The Toxic Danger Of Fabric Softener And Dryer Sheets, By

One of the most famous TV ads features a woman sprinting to her washing machine while holding a fabric softener, only to realize that she wasn’t adding the fabric softener until it was too late. This woman was actually doing herself and her family a favor when she simply forgot to add the fabric softener.

The most toxic products around are fabric softener and dryer sheets, even though they may make your clothes feel soft and smell fresh. If you know that most American household detergents, fabric softeners, bleaches, and stain removers contain chemicals that can cause cancer and brain damage, 99.8 percent of them would think twice before using them.

In fabric softeners and dryer sheets, the following chemicals are commonly found:

Benzyl acetate: Linked to pancreatic cancer

Benzyl Alcohol: Upper respiratory tract irritant

Ethanol: On the Environmental Protection Agency’s (EPA) Hazardous Waste list and can cause central nervous system disorders

A-Terpineol: Can cause respiratory problems, including fatal edema, and central nervous system damage

Ethyl Acetate: A narcotic on the EPA’s Hazardous Waste list

Camphor: Causes central nervous system disorders

Chloroform: Neurotoxic, anesthetic and carcinogenic

Linalool: A narcotic that causes central nervous system disorders

Pentane: A chemical known to be harmful if inhaled

Soft Ocean Mist, Summer Orchard, April Fresh, and other products with pretty names, how could they be so harmful?

A heavy fragrance (50 times as much fragrance) is needed to cover up the pungent and strong-smelling chemicals in fabric softeners. It is also important to note that synthetic fabrics don’t smell good after they are heated in dryers or by our bodies, hence the need for even stronger fragrances, which is why fabric softeners were invented.

Taking out all the added fragrance that makes fabric softeners so appealing might cause people to shoot their laundry machines and just be done with it because the real smell of the chemical-laced fabric softener and the synthetic fabrics they were designed to work with might make them want to shoot them.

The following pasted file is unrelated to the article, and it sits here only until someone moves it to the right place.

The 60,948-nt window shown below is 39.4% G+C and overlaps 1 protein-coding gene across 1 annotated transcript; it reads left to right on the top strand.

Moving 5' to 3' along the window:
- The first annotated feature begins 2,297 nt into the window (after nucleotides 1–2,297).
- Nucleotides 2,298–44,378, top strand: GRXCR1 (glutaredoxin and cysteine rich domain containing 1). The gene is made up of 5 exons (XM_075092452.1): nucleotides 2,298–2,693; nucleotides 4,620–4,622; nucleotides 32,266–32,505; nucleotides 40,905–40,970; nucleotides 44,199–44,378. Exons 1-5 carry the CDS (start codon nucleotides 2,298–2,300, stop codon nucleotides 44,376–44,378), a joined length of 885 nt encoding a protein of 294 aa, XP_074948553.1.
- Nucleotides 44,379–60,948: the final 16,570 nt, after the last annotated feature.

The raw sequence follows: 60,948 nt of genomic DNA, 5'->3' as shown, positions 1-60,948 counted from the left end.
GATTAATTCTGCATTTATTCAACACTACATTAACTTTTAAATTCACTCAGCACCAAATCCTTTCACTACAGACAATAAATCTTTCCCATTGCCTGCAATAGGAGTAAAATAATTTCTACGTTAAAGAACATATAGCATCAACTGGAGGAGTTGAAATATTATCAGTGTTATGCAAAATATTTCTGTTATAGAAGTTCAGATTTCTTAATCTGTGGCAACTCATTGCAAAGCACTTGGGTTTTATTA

Are “Soft” Clothes Worth It?

Because fabric softeners are designed to remain in your clothing for a long time, the chemicals are released into the air or onto your skin. This leads to a slow release of chemicals into your environment. Because dryer sheets are heated in the dryer, their chemicals are released into the environment through dryer vents.

Chemicals found in fabric softeners are known to cause the following health effects:

Central nervous system disorders





Blood pressure reduction

Irritation to skin, mucus membranes and respiratory tract

Pancreatic cancer

Soften Your Clothes Safely With These Tips:

It is important to note that even if you don’t feel the effects of these chemicals today, they can affect you gradually over time, and children, whose bodies are still developing, are especially vulnerable to them. The use of these dangerous chemicals is unnecessary when natural alternatives exist. Not only are they safer for you, your family, and the environment, they’re also much more economical:

Add a quarter cup of baking soda to wash cycle to soften fabric

Add a quarter cup of white vinegar to rinse to soften fabric and eliminate cling Check out your local health food store for a natural fabric softener that uses a natural base like soy instead of chemicals

Despite being regarded as safe by consumers, many household products contain harmful chemicals, including fabric softeners and dryer sheets. Among our most popular articles on are our articles on PEG compounds in cosmetics and Phenols in Common Household Cleansers. These articles will help you become more aware of harmful chemicals in your home and how easy it is to eliminate them.

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About the author

Alex Jones

Alex Jones is a tech-savvy editor at World-Wire, renowned for his expertise in writing detailed technical articles and user-friendly how-to guides. With a background in Information Technology, he excels in demystifying complex tech topics. His work is highly valued for its accuracy and practicality, earning him awards like "Innovator in Tech Journalism" in 2023. Alex's role at World-Wire is pivotal in making technology accessible to a broad audience.

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